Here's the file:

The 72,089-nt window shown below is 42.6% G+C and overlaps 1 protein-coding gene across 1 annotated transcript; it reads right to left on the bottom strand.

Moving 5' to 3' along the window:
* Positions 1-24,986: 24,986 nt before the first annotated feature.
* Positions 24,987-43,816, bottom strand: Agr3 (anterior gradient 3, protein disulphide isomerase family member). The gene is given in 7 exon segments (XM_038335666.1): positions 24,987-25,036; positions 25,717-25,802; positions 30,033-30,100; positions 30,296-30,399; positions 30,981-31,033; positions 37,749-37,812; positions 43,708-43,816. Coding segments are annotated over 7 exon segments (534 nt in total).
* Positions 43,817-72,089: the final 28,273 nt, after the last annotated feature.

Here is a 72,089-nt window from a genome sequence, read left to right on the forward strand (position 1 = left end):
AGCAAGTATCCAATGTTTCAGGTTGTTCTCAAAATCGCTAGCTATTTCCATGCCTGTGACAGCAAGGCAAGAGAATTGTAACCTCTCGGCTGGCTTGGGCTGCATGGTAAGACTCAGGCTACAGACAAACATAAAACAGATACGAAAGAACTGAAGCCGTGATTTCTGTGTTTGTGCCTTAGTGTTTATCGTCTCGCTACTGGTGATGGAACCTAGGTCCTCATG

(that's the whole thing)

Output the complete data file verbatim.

The 72,089-nt window shown below is 42.6% G+C and overlaps 1 protein-coding gene across 1 annotated transcript; it reads right to left on the bottom strand.

Moving 5' to 3' along the window:
* Positions 1-24,986: 24,986 nt before the first annotated feature.
* Positions 24,987-43,816, bottom strand: Agr3 (anterior gradient 3, protein disulphide isomerase family member). The gene is given in 7 exon segments (XM_038335666.1): positions 24,987-25,036; positions 25,717-25,802; positions 30,033-30,100; positions 30,296-30,399; positions 30,981-31,033; positions 37,749-37,812; positions 43,708-43,816. Coding segments are annotated over 7 exon segments (534 nt in total).
* Positions 43,817-72,089: the final 28,273 nt, after the last annotated feature.

Here is a 72,089-nt window from a genome sequence, read left to right on the forward strand (position 1 = left end):
AGCAAGTATCCAATGTTTCAGGTTGTTCTCAAAATCGCTAGCTATTTCCATGCCTGTGACAGCAAGGCAAGAGAATTGTAACCTCTCGGCTGGCTTGGGCTGCATGGTAAGACTCAGGCTACAGACAAACATAAAACAGATACGAAAGAACTGAAGCCGTGATTTCTGTGTTTGTGCCTTAGTGTTTATCGTCTCGCTACTGGTGATGGAACCTAGGTCCTCATG